Although many medical transcriptionists work for hospitals or physician’s offices, most are able to work at home, and at a time or place of their choosing. Since their tasks involve transcribing recorded medical dictation, a computer, desk, and earpiece are generally the only requirements after completing a postsecondary medical transcriptionist program.
Amazon describes its Mechanical Turk service as a “marketplace for work.” When you sign up as a worker, you can then choose which tasks to complete. Those tasks might involve translating text from one language into another, rating search results, determining if a website is suitable for an audience, correcting spelling, or pulling usable information from images. In general, the tasks don’t pay much, but they also don’t usually take much time. It’s an interesting system, though it may be challenging to make a substantial amount of money from it.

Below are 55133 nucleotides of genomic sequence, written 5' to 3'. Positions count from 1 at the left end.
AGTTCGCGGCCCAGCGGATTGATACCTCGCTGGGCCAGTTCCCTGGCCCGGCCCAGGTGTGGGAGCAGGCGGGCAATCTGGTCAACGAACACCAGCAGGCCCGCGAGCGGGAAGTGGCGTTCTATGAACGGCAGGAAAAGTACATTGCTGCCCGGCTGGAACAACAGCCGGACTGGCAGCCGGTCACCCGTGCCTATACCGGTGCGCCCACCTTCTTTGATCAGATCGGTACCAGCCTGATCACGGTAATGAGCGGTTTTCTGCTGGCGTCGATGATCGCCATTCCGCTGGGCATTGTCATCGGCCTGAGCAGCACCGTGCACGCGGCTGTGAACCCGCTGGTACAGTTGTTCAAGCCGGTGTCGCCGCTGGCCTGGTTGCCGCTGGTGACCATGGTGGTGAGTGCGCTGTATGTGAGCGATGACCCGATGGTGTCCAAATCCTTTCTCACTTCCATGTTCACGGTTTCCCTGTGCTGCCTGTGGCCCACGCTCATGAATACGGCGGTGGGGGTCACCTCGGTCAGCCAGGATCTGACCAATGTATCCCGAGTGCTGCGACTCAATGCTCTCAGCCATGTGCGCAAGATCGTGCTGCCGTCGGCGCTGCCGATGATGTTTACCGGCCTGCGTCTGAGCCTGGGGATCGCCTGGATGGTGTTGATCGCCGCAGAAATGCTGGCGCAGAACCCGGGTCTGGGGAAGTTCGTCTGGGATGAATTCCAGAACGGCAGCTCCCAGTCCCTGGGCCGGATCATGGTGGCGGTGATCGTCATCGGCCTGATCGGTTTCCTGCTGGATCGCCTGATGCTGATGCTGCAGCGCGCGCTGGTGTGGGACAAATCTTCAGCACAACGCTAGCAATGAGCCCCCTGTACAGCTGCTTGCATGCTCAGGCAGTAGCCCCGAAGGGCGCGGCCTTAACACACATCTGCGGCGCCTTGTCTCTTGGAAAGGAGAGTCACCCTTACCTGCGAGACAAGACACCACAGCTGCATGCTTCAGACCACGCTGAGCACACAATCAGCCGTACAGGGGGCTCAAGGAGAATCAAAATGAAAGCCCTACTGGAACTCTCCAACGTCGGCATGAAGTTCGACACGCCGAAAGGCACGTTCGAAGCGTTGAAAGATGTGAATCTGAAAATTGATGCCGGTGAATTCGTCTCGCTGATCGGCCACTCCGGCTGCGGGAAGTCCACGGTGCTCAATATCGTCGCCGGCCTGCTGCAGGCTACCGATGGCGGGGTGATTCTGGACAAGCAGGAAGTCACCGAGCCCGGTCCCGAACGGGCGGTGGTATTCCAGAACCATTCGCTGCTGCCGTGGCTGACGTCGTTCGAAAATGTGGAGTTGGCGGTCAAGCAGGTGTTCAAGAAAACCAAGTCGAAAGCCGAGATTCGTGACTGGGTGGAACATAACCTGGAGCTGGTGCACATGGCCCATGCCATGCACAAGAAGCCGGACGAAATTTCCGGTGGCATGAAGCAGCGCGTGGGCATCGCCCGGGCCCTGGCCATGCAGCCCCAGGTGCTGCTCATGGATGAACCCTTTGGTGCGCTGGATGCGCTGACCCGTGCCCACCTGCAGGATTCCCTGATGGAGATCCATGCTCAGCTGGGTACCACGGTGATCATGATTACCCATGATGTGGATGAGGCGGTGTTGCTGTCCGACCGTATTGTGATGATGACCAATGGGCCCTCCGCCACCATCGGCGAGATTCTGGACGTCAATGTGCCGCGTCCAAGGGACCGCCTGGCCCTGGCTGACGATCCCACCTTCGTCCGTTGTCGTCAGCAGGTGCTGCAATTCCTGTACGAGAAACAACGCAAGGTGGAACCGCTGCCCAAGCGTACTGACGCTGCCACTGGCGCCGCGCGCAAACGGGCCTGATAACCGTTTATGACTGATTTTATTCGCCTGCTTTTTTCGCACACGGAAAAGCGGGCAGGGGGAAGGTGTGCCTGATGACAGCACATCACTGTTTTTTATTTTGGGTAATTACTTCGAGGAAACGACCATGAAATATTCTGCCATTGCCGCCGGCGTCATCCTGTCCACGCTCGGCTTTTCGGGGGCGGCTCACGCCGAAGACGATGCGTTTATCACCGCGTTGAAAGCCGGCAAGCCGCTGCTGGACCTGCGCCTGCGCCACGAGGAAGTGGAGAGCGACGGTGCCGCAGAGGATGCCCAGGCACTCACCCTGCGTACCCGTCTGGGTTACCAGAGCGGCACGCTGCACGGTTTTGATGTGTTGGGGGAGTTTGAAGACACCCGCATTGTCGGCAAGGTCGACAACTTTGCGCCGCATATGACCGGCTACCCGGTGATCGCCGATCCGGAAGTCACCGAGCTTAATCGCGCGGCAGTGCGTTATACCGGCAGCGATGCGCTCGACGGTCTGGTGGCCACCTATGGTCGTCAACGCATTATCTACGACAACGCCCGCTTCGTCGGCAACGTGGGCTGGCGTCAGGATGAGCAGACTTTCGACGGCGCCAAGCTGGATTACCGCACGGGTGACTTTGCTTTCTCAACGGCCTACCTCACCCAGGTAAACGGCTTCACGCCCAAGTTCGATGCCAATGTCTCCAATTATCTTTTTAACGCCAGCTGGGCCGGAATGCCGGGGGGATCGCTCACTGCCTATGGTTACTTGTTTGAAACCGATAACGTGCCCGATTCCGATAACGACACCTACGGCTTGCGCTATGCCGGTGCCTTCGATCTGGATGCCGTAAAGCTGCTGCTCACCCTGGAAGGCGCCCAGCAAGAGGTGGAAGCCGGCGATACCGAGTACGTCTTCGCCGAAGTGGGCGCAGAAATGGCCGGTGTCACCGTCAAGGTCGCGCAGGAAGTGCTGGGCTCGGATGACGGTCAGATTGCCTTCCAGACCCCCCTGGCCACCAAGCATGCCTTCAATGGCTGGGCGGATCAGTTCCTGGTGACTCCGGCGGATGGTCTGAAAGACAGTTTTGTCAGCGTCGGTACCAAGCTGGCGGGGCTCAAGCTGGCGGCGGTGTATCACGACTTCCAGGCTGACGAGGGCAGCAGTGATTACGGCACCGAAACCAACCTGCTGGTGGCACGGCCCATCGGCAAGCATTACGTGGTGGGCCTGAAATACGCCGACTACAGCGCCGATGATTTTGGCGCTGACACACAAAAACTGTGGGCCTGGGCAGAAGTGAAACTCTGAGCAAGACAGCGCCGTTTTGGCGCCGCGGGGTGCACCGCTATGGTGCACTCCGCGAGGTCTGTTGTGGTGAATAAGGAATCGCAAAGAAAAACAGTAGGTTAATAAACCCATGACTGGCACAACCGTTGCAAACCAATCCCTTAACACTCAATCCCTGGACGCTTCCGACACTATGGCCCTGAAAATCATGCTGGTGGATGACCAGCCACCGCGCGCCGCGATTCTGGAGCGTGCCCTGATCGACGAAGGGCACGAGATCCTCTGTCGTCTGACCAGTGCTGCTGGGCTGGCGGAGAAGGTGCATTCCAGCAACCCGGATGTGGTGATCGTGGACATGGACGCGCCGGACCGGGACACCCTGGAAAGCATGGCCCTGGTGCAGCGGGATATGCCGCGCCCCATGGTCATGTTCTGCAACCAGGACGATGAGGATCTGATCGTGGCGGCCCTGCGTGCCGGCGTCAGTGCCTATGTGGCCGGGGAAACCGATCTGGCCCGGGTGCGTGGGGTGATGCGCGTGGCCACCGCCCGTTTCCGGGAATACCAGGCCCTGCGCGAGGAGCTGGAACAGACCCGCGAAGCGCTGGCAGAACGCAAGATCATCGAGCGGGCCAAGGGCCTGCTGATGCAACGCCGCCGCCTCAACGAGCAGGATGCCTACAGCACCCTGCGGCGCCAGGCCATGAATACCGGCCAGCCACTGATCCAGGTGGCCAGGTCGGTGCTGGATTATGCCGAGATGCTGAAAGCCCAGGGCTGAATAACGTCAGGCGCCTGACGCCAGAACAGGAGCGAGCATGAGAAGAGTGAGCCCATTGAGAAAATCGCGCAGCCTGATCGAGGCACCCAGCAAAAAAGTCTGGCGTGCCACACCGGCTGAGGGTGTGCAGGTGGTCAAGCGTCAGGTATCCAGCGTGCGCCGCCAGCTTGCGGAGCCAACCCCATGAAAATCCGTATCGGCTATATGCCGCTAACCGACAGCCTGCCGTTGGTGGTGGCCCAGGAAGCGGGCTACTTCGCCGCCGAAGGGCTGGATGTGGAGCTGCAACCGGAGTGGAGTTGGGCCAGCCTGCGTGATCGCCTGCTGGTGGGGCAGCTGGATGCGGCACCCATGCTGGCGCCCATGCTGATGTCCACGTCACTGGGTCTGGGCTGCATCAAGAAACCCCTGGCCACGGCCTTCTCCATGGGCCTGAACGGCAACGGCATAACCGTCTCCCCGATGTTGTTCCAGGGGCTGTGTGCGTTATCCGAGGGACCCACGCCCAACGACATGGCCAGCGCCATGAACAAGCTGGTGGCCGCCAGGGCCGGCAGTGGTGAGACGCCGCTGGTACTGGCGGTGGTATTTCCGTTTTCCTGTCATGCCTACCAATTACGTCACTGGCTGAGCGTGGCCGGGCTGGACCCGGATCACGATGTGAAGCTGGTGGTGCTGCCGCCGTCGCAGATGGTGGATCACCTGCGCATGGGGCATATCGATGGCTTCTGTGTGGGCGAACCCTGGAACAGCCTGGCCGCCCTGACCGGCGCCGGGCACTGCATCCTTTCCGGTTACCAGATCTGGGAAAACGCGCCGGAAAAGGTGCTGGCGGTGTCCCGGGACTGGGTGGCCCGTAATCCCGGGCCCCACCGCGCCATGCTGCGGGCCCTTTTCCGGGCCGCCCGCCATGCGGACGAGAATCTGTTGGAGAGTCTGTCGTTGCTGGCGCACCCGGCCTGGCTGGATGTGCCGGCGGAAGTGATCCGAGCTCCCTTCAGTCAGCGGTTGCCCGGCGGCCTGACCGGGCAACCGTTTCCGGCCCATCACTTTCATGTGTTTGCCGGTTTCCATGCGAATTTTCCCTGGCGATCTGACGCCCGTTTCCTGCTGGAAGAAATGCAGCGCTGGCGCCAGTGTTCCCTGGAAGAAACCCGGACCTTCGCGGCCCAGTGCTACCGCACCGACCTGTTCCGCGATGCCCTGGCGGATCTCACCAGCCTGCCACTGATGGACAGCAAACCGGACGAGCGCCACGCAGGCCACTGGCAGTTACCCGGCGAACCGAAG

What’s the catch? None, really. Cash back apps act as affiliates for many online merchants, which means that whenever you make a purchase through one of the apps, they get a small commission — but then, they give you a portion of that commission as “cash back”. For example, if I buy a pair of Nike shoes through the Ebates app (or website) and spend $75, Ebates may get a $10 commission but then they’ll pass $7 back to me. It’s basically a way to get sale prices on stuff that isn’t on sale!
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